Now, if the rotor is rubbing, you’ll need to find if there is a gap or a wobble while the wheel is spinning. If you are able to identify a spot, straighten the section that needs truing by using a rotor straightening tool. However, if there are multiple spots or if you can’t find any despite the rubbing, it’s best to let the professionals take over.
What we discussed on this guide are caliper brakes, which are another common brake type for mountain bikes. So, if you were searching for how to adjust mountain bike brakes, you’ve got your answer!
You can easily do it by aligning the brake pads to the rim, loosening the lock nut to tighten the brake cable, or tightening the brake cable by adjusting the caliper. These should bring your brakes to the desired tightness, as well as fix brake rub.
Linear pull or direct pull brakes, more popularly known as the trademark term V-brakes, are similar to caliper brakes except these have longer arms and require a side pull. When it comes to how to adjust bicycle brakes, the process is also quite simple and just requires a few steps.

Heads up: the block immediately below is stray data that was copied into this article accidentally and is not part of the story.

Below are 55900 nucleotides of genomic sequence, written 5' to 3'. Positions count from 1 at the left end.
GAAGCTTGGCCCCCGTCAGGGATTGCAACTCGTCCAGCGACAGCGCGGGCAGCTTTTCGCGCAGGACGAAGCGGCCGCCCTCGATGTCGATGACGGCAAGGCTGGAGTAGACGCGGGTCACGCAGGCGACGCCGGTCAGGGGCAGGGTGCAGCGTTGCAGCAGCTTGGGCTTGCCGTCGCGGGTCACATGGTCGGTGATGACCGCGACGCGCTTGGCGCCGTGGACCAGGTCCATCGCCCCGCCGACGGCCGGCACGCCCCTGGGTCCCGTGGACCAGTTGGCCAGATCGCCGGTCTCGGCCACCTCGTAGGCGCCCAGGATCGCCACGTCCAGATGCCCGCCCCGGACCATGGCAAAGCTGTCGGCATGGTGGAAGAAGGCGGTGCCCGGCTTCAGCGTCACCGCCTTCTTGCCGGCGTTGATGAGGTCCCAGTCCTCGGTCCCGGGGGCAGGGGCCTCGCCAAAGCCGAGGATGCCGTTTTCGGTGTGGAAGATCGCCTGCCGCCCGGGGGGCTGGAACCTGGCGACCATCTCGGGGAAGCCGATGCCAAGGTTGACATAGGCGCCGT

Similar to caliper brakes, you need to make sure that the brake pads touch the rim, and that they do so in the middle of the rim and at the same time. Afterwards, you’ll have to tighten the cable and balance the springs, and finally, finetune the brake lever to your satisfaction.
Finally, we have cantilever brakes, which are old school brakes that look deceivingly simple but are the hardest to adjust. You need to be patient in adjusting the wires and brake pads so that the wires are the same length and the pads hit the rim at the same time.
Otherwise, you’ll get brake chatter and jammed brake pads, which are much harder to fix. In any case, make sure to check whether your brake cables are still in good condition. They need to fray over time, at which point they’ll need to be replaced.
Fixing bike brakes is a fairly easy task even for those with rudimentary DIY and mechanic skills, so it goes to say that every biker should have a good idea on how to adjust bike brakes. This is true regardless of the type of brakes on your bike. At the end of the day, what’s important is you take care of your brakes properly, and you know when it’s time to seek help from a professional in bringing your bike back to top notch condition.